Request Processing Lifecycle phases in JSF

1) Introduction

This article will explain the sequence of activities that will take place while processing the Request in a typical Web Application. The various phases like the Restore View Phase, Apply Request Values Phase, Process Validations Phase, Update Model Values Phase, Invoke Application Phase and Render Response Phase are covered briefly. First-time readers of JSF are requested to read the introductory article Introduction to Java Server Faces in JavaBeat. Understanding all the six phases of JSF life cycle is more important for you to understand the JSF programming. If you have any doubts on this article, please post it in the comments section.

also read:

2) Life-cycle Phases

As soon as a JSF Application in initiated by calling the Faces Servlet (which is configured in the web.xml file), series of activities will take place. These activities come under the category of JSF Request Processing Life-cycle Phases. The phases are,

  • Restore View
  • Apply Request Values
  • Process Validations
  • Update Model Values
  • Invoke Application
  • Render Response

The above Life-cycle Phases are not sequential. For example, the control may be re-directed to Render Response Phase from Process Validation phase in case of any Conversion or Validation Errors.

JSF Lifecycle

3) Restore View

A JSF View or Simple View is nothing but a collection of UI Components. For example, consider the following login form,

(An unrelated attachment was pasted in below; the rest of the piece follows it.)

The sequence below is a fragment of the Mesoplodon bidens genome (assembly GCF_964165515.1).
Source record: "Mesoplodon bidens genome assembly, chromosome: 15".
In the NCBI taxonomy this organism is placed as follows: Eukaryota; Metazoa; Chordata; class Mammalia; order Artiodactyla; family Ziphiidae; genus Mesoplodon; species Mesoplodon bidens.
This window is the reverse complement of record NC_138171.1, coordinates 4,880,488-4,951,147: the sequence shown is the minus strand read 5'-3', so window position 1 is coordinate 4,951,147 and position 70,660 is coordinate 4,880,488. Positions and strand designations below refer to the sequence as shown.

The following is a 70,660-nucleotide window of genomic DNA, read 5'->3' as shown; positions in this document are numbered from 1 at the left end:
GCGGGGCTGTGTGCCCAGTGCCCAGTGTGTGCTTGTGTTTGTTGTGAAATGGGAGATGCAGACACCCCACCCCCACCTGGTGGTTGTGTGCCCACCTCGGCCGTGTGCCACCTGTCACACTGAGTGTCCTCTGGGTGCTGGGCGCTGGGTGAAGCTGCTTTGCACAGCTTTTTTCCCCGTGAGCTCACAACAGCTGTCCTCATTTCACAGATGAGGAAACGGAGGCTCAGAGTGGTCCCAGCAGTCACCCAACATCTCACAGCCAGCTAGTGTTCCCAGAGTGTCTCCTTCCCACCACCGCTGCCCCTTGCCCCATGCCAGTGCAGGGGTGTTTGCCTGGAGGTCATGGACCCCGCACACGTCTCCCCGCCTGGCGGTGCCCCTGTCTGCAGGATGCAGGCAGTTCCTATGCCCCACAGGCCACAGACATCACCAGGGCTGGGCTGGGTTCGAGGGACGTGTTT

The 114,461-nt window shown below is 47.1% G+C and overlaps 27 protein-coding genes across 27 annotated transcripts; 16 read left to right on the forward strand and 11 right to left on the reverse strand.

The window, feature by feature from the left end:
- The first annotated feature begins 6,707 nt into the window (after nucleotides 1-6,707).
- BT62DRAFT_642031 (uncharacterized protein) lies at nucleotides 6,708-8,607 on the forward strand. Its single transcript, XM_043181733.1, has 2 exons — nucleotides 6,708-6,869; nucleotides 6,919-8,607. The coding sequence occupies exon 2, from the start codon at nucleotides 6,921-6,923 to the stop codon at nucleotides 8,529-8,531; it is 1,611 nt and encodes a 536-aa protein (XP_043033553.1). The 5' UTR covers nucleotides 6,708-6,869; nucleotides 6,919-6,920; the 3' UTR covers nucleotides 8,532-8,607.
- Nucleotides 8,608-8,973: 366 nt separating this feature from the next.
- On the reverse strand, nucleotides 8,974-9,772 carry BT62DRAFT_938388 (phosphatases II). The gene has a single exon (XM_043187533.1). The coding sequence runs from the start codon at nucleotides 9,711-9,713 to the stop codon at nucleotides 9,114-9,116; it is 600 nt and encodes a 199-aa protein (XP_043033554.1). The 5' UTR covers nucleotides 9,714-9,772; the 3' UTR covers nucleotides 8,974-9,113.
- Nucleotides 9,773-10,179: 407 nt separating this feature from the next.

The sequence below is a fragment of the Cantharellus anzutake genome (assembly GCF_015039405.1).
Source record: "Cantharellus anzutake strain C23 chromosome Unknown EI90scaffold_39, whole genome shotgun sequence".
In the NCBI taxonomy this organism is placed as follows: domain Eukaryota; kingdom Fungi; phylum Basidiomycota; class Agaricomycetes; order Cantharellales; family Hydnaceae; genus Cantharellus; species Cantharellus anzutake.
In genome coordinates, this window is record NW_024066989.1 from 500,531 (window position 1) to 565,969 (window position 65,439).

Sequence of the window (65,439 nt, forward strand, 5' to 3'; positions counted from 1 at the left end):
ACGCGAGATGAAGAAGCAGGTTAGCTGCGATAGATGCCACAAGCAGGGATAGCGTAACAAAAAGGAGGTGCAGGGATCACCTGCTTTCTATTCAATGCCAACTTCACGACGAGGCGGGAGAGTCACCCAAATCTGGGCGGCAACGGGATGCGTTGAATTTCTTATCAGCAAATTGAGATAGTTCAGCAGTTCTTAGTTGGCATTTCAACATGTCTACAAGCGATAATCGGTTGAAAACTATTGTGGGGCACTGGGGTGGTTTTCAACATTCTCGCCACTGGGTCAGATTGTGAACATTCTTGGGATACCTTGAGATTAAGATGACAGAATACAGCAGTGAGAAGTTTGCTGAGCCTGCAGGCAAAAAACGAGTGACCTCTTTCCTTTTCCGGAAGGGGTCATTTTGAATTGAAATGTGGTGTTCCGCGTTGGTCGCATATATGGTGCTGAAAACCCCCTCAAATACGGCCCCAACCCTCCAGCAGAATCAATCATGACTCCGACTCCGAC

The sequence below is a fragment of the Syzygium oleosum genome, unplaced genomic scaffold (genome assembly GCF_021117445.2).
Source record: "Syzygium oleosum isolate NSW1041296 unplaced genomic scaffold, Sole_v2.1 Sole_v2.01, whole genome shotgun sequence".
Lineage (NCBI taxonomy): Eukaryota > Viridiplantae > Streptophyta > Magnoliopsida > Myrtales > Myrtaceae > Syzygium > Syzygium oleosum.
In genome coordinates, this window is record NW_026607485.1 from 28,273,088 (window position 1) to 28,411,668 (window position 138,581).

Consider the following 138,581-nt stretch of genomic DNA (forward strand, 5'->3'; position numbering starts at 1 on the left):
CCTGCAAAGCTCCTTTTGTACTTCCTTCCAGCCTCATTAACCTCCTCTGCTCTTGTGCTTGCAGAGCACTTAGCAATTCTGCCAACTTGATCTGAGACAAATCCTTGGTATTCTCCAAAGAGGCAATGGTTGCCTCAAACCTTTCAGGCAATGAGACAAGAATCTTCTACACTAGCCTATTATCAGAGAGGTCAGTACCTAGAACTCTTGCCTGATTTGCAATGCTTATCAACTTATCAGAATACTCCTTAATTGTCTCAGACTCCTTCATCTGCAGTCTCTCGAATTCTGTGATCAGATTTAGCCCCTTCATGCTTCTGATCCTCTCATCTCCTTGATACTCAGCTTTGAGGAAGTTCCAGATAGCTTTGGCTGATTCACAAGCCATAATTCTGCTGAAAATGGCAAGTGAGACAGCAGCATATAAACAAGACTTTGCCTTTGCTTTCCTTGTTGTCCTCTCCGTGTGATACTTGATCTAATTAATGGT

<f:view>
<h:form>

    <p>Enter your username:
        <h:inputText
            value='#{LoginBean.username}'
            id='usernameTextField'
            required='true'/>
        <h:message for='usernameTextField' />
    </p>

    <p>Enter your password:
        <h:inputSecret
            value='#{LoginBean.password}'
            id='passwordTextField'
            required='true'/>
        <h:message for='passwordTextField' />
    </p>

<h:commandButton value='Submit Values'
   action='loginWelcome'/>

</h:form>
</f:view>

The above form has a root UI Component called 'view'. It is having three child components namely a text-field (with identifier 'usernameTextField'), a password-field (with identifier 'passwordTextField') and a command button with name 'Submit Values'. So, this whole set-up represents a view. It is also possible to have any number of sub-views as represented by a 'sub-view' tag in a single form. The state of the view can either be stored in the Server or in the Client Browser. If it is stored in Server, then it might be cached in the HttpSession object, else it may be represented as hidden text-fields in the client end. The strategy whether the view state is stored in Server or Client is determined by the property called 'javax.faces.STATE_SAVING_METHOD'.